Primary Objects

Last updated on September 19th, 2023 at 05:47 pm

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According to Sir Richard Mayne The primary object of an efficient police is the prevention of crime: the next that of detection and punishment of offenders if crime is committed. … The ability of the police to perform their duties is dependent upon public approval of police actions

According to the House of Lords (Lord Hope of Craighead) It is the first responsibility of government in a democratic society to protect and safeguard the lives of its citizens. That is where the public interest lies. It is essential to the preservation of democracy

In 2010 the British government broke away from both of the above Primary Objects by drastically and recklessly slashing the number of Police Officers available within England and Wales to actually protect the public. Since 2010 we have lost approx 21,000 warranted Police Officers, approximately 7,000 Police Community Support Officers, about 12,000 Police Staff (I have seen a much higher figure quoted elsewhere), approximately 4,500 Special Constables and up to 650 Police Stations (plus ancilliary buildings) have been sold off

primary objects
The Shrinking Size of Police Family
Shrinking Police Service
Primary Objects
Shrinking Police Service
Crime in England and Wales
primary objecta
Crime in England and Wales
Crime Under The Tories
Police Strength versus crime England and Wales
primary objects
Police Strength Versus Crime England and Wales
Knife crime vs Reduced Manpower

What happens to Knife-Related Murders with a (2014) government diktat to reduce the number of Stop/Searches conducted?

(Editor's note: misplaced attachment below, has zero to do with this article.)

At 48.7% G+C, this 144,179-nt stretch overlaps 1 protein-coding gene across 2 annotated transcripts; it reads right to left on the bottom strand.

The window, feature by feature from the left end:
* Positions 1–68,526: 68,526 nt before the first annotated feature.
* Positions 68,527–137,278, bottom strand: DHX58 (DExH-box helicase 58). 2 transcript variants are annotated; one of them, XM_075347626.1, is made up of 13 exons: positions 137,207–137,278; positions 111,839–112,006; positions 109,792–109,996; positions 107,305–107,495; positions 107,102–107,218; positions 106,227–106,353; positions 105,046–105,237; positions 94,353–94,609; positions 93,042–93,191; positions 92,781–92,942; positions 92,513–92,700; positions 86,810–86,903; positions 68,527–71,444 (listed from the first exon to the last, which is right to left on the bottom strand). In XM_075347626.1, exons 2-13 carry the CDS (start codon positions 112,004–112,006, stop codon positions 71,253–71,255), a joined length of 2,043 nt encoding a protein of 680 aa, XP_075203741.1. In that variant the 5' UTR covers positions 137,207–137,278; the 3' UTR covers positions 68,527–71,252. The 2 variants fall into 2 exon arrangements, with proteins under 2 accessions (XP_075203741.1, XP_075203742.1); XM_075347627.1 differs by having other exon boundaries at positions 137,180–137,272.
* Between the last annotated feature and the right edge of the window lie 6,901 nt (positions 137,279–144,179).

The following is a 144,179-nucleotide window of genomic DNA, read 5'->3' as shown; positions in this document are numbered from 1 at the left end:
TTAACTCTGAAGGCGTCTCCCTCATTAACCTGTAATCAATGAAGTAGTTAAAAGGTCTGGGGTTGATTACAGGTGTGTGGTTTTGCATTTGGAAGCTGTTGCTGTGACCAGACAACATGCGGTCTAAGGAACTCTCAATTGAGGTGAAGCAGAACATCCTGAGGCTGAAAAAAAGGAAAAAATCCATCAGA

Knife Related Crimes England and Wales
primary objects
Knife Related Crimes England and Wales

I have plenty more delightful charts that I won’t bother you with, but I think that the point has been made. The UK government has demonstrably abandoned its primary responsibility to protect its citizens. Why? For my money it stems back to Theresa May’s time as Home Secretary when the Police Federation showed their disaproval of her and her approach to Policing. She took it personally and seemed to set about an agenda based more on Revenge than Reform, but hey, that’s just my opinion.

The first responsibility of government in a democratic society to protect and safeguard the lives of its citizens

Has Theresa May and Government UK achieved that single ideal?


Instead Theresa May and her government have engineered a situation whereby the Police Service is unable to achieve Sir Richard Mayne’s Primary Object, and seemingly made sure that the Police Service got blamed for it. Fortunately (I hope) there are sufficient right-minded folk who can see through her Smoke and Mirrors

Her time is up now fortunately but vanity and arrogance seem to be the trademarks of her various positions within government. In my opinion she has failed at everything she has sought to achieve. EVERYTHING. Time will tell me if I am right.

Whoever her successor turns out to be, regardless of their support-seeking rhetoric, will have a huge problem on their hands in trying to undo the untold damage that has been wrought at the hands of a Home Secretary and latterly Prime Minister that does not seem to have succeeded at anything.